Updated 2016-08-29 11:45:21 by dkf

Package for compiling Tcl bytecode into LLVM IR (and hence to native code). Depends on llvmtcl. (Used to depend on tclbdd during the development of some of the compiler reasoning engine; now removed.) May form the basis for the fastest path of the Tcl execution engine in 9.0; performance is good, but dependencies are complex.

Note that the aim is to try to avoid most of the compromises that other compilers have had to put up with. It does this by starting from the same bytecode that Tcl code already compiles to, and by leveraging the same runtime that the standard Tcl uses. Instead of needing lots of explicit type hinting, it instead tries to work out what is going on at the type level by examining the types that are implicitly present. When coupled with a modern compiler/optimisation engine core (LLVM) this can produce pretty good code, yielding native machine code on the platforms supported by both Tcl and LLVM (a substantial overlap).

Code edit

New location: https://core.tcl.tk/tclquadcode
Old location: https://chiselapp.com/user/kbk/repository/tclquadcode

Performance edit

This package can sometimes make code that is stunningly faster than standard Tcl. Seriously fast. It depends on what the code is doing though.

Performance Category General Speedup Expected
Numeric code: integers 20 to 25 times
Numeric code: floating point around 10 times
String code often about 50%; sometimes less
Structure code: lists and dicts around 2 times
Error handling around 2 times
Global variables probably no big change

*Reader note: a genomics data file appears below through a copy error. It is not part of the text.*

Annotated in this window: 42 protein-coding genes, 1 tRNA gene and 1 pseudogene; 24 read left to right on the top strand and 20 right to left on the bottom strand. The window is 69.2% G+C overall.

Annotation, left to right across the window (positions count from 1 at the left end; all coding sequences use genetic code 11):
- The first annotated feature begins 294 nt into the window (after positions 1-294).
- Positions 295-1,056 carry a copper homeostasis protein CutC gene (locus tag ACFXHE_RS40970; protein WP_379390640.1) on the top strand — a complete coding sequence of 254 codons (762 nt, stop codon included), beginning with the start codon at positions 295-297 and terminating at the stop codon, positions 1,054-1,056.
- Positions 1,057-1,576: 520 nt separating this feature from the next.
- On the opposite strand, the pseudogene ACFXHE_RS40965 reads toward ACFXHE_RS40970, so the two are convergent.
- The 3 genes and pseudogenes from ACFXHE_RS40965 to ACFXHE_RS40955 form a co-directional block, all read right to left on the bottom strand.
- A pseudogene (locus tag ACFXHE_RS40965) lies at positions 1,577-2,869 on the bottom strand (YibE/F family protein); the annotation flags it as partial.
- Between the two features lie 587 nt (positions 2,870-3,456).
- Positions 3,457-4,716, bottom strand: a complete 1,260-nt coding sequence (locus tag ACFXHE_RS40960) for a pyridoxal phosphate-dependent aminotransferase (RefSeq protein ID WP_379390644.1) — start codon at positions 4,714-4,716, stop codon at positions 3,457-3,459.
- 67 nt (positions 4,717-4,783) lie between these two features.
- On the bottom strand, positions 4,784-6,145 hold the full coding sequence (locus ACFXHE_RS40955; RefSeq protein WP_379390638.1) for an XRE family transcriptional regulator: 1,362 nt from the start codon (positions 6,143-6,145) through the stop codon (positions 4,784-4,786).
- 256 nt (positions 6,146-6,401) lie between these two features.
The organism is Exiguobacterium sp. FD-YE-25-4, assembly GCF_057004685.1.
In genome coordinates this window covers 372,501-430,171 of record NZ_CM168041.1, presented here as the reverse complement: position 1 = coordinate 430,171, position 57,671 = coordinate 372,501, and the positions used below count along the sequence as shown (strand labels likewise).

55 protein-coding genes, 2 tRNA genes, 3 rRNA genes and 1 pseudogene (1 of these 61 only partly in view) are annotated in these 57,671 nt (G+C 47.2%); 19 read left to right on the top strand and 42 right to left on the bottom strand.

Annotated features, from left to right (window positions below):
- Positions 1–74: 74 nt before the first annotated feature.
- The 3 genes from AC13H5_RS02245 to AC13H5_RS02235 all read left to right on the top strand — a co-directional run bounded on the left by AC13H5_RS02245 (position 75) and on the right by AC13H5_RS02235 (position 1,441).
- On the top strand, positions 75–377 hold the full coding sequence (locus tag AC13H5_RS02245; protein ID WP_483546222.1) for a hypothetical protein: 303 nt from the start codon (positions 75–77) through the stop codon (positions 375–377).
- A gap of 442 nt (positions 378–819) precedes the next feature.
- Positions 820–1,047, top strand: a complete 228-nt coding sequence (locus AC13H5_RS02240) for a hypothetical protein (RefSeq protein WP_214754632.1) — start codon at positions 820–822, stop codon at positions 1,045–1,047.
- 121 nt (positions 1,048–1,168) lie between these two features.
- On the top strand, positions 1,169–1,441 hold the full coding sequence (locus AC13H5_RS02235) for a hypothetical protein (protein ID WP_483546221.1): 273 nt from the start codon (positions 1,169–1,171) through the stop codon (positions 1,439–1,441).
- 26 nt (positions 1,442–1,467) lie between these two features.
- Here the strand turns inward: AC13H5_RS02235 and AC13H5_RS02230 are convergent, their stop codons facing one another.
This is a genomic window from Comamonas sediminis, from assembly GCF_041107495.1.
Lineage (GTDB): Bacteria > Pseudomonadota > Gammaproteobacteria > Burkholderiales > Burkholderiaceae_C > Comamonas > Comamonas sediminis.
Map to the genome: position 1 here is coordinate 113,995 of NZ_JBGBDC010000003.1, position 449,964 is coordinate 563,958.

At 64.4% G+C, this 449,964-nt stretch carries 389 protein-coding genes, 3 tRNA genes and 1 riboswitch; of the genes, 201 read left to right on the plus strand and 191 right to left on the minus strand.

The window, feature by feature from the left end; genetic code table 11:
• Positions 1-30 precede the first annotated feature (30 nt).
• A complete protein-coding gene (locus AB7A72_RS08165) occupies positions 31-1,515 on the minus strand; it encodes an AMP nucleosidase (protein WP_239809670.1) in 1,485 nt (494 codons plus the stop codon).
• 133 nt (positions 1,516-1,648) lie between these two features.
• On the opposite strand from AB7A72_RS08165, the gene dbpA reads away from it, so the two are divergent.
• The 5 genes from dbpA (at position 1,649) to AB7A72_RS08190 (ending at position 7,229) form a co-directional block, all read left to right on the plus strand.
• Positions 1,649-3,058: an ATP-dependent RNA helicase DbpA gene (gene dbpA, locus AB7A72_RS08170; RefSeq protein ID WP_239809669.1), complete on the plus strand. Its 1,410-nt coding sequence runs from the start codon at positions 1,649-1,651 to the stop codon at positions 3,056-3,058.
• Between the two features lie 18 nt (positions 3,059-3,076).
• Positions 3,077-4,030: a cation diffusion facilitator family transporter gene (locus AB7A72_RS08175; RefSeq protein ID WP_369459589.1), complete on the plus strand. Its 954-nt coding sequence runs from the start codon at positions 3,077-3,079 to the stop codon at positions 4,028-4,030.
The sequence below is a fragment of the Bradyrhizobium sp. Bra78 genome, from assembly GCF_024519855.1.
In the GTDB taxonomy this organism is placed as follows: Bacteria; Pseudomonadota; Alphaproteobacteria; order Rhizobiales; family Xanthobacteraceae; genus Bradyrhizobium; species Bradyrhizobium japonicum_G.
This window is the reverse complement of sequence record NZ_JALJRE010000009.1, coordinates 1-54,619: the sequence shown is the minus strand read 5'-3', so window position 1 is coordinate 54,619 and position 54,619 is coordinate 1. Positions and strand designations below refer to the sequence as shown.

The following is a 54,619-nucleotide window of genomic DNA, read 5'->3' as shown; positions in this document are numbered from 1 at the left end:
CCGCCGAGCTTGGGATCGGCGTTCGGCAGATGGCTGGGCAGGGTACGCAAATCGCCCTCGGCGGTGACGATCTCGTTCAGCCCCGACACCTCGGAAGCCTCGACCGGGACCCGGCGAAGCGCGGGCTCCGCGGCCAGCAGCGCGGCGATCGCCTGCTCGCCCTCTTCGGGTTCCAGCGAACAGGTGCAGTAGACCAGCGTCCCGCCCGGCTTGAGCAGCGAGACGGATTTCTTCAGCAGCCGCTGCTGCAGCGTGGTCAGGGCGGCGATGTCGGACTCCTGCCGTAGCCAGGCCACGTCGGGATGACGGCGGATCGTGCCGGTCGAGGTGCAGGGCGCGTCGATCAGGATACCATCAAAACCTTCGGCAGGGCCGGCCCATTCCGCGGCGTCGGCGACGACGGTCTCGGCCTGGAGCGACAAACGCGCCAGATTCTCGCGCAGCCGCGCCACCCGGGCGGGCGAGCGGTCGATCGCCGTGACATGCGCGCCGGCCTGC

I/O code no significant change (not a design objective)

Note that optimisations can also be applied between procedures (provided all relevant procedures are compiled at once). This may make some code get an even greater acceleration.

Types edit

One of the things we're doing is working out a type system for Tcl.

The ovals contain the discriminating operations -- they correspond to particular bytecodes even though they're not described as such -- and the rectangles contain the concrete types.

The key concrete types in practice are:
The type of strings. Supertype of virtually all other types, including all the other types listed here. (Supertype => "everything is a string".)
The type of numbers.
The type of floating-point numbers.
The type of integers outside the 64-bit range.
The type of integers in the 64-bit range but outside the 32-bit range.
The type of integers in the 32-bit range.
The type of booleans (including true and off and so on).
The empty string.

We don't yet distinguish between strings and lists and dicts and so on because they all currently resolve to a Tcl_Obj anyway.

ak - 2016-08-25 19:55:37

Is it possible to add a legend to the image ?

DKF: Not to the image (which is just converted from SVG) but I've added some notes above